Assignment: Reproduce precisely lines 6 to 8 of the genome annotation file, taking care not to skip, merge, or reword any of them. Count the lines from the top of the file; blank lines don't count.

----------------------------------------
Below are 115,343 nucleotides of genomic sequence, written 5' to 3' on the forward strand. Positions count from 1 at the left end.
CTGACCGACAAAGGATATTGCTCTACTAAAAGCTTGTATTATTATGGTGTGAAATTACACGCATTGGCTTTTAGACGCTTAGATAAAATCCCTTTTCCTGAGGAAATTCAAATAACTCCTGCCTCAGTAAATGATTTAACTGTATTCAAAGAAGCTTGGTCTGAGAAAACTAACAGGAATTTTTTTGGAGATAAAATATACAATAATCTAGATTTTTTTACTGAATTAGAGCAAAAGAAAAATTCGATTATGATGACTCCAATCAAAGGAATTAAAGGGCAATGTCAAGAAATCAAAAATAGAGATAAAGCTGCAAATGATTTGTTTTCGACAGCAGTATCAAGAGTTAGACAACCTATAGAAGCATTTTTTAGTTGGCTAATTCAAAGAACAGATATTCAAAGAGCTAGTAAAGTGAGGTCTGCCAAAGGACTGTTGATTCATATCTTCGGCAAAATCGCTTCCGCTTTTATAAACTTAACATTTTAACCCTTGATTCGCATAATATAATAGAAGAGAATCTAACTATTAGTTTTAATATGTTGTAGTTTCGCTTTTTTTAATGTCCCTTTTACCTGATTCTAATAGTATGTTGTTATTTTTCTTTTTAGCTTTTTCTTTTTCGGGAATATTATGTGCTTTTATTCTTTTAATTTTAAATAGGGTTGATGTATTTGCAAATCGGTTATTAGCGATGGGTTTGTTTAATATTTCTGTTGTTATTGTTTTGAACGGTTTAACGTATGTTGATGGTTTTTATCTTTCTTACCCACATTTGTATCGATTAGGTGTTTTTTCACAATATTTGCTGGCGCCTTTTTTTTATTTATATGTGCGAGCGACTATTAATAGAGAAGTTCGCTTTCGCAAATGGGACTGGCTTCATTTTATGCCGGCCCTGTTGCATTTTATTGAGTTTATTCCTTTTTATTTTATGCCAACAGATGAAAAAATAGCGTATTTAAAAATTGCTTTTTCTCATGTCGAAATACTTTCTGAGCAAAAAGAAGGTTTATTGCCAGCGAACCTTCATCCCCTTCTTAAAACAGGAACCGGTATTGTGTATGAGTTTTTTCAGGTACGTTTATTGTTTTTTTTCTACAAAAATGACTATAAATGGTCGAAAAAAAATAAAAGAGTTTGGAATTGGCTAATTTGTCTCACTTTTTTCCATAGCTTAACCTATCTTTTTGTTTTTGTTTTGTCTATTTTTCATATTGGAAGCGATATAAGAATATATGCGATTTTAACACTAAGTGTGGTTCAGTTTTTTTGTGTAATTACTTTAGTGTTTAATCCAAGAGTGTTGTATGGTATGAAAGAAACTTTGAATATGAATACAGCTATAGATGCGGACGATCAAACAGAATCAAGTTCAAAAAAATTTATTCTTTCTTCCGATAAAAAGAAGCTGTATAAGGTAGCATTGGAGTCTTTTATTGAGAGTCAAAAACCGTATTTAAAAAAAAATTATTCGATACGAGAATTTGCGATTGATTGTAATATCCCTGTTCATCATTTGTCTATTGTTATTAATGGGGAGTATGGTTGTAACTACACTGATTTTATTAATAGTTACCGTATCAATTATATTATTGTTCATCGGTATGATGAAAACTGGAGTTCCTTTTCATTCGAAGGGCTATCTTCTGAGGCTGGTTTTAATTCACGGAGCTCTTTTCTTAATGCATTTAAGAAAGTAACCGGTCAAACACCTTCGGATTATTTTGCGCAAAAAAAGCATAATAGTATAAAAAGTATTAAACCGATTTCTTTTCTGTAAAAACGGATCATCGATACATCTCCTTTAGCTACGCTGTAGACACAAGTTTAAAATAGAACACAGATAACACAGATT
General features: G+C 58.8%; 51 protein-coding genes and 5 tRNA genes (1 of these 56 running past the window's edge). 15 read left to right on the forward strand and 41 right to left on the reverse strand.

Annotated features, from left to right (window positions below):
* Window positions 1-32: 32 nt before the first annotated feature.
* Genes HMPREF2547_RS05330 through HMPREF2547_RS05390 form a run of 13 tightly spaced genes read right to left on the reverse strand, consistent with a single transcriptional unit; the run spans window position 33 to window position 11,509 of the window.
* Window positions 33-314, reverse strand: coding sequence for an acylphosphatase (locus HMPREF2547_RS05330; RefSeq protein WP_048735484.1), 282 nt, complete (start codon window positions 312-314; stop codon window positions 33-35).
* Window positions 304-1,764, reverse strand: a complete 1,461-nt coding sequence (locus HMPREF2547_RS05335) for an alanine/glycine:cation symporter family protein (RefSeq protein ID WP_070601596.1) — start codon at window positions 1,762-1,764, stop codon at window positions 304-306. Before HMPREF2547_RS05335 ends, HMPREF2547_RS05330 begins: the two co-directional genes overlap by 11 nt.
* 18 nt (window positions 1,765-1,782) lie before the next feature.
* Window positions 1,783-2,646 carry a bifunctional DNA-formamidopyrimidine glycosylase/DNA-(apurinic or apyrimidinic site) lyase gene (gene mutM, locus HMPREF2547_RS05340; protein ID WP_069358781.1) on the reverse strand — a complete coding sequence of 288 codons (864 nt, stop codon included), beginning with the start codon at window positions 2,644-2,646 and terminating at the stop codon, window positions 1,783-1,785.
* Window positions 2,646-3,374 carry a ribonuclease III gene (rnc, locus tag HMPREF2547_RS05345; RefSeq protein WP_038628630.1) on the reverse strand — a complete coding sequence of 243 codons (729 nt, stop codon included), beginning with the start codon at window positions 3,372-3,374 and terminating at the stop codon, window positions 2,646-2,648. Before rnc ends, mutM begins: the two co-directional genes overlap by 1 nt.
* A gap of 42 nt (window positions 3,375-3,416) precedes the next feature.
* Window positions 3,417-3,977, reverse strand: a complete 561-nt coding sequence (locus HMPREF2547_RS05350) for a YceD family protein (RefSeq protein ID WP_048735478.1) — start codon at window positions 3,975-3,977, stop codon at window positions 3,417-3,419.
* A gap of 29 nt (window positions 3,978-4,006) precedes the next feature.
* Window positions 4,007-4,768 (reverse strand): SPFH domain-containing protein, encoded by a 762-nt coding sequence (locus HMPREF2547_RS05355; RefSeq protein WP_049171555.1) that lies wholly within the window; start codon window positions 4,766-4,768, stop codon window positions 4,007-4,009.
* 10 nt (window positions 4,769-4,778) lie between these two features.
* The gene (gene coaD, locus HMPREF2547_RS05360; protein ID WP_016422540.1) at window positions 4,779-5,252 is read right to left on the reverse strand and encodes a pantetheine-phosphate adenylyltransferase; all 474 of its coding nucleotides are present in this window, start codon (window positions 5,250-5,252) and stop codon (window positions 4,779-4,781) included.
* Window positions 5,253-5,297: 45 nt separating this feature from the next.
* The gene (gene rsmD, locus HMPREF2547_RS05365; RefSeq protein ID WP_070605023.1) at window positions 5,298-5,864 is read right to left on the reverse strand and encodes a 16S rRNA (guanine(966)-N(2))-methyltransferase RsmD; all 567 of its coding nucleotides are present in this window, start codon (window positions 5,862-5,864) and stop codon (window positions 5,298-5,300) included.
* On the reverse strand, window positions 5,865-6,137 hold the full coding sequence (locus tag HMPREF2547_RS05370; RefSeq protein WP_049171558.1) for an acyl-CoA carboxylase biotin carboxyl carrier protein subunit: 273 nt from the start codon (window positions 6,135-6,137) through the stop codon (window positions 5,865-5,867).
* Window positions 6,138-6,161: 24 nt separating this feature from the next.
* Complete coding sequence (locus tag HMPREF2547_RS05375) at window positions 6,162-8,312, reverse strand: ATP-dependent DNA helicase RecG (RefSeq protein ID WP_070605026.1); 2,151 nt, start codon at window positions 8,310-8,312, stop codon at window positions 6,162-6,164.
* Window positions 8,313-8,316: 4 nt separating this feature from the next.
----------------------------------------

* Genes HMPREF2547_RS05330 through HMPREF2547_RS05390 form a run of 13 tightly spaced genes read right to left on the reverse strand, consistent with a single transcriptional unit; the run spans window position 33 to window position 11,509 of the window.
* Window positions 33-314, reverse strand: coding sequence for an acylphosphatase (locus HMPREF2547_RS05330; RefSeq protein WP_048735484.1), 282 nt, complete (start codon window positions 312-314; stop codon window positions 33-35).
* Window positions 304-1,764, reverse strand: a complete 1,461-nt coding sequence (locus HMPREF2547_RS05335) for an alanine/glycine:cation symporter family protein (RefSeq protein ID WP_070601596.1) — start codon at window positions 1,762-1,764, stop codon at window positions 304-306. Before HMPREF2547_RS05335 ends, HMPREF2547_RS05330 begins: the two co-directional genes overlap by 11 nt.